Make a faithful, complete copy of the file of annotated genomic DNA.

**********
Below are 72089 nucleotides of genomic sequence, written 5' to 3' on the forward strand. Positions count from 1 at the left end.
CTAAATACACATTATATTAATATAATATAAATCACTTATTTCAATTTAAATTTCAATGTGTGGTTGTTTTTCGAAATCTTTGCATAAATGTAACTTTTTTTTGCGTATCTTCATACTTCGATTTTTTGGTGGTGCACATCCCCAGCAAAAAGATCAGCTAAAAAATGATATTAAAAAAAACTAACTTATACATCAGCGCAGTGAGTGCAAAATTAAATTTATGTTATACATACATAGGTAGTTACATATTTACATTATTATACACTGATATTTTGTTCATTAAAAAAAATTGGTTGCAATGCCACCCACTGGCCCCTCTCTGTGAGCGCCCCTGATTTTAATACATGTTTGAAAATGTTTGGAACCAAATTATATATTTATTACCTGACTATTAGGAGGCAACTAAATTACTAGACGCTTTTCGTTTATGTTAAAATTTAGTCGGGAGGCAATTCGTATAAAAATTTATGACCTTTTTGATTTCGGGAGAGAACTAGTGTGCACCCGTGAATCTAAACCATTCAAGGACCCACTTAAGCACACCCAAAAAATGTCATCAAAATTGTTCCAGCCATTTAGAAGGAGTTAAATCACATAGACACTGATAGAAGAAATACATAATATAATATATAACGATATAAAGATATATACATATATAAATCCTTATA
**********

Below are 72089 nucleotides of genomic sequence, written 5' to 3' on the forward strand. Positions count from 1 at the left end.
CTAAATACACATTATATTAATATAATATAAATCACTTATTTCAATTTAAATTTCAATGTGTGGTTGTTTTTCGAAATCTTTGCATAAATGTAACTTTTTTTTGCGTATCTTCATACTTCGATTTTTTGGTGGTGCACATCCCCAGCAAAAAGATCAGCTAAAAAATGATATTAAAAAAAACTAACTTATACATCAGCGCAGTGAGTGCAAAATTAAATTTATGTTATACATACATAGGTAGTTACATATTTACATTATTATACACTGATATTTTGTTCATTAAAAAAAATTGGTTGCAATGCCACCCACTGGCCCCTCTCTGTGAGCGCCCCTGATTTTAATACATGTTTGAAAATGTTTGGAACCAAATTATATATTTATTACCTGACTATTAGGAGGCAACTAAATTACTAGACGCTTTTCGTTTATGTTAAAATTTAGTCGGGAGGCAATTCGTATAAAAATTTATGACCTTTTTGATTTCGGGAGAGAACTAGTGTGCACCCGTGAATCTAAACCATTCAAGGACCCACTTAAGCACACCCAAAAAATGTCATCAAAATTGTTCCAGCCATTTAGAAGGAGTTAAATCACATAGACACTGATAGAAGAAATACATAATATAATATATAACGATATAAAGATATATACATATATAAATCCTTATA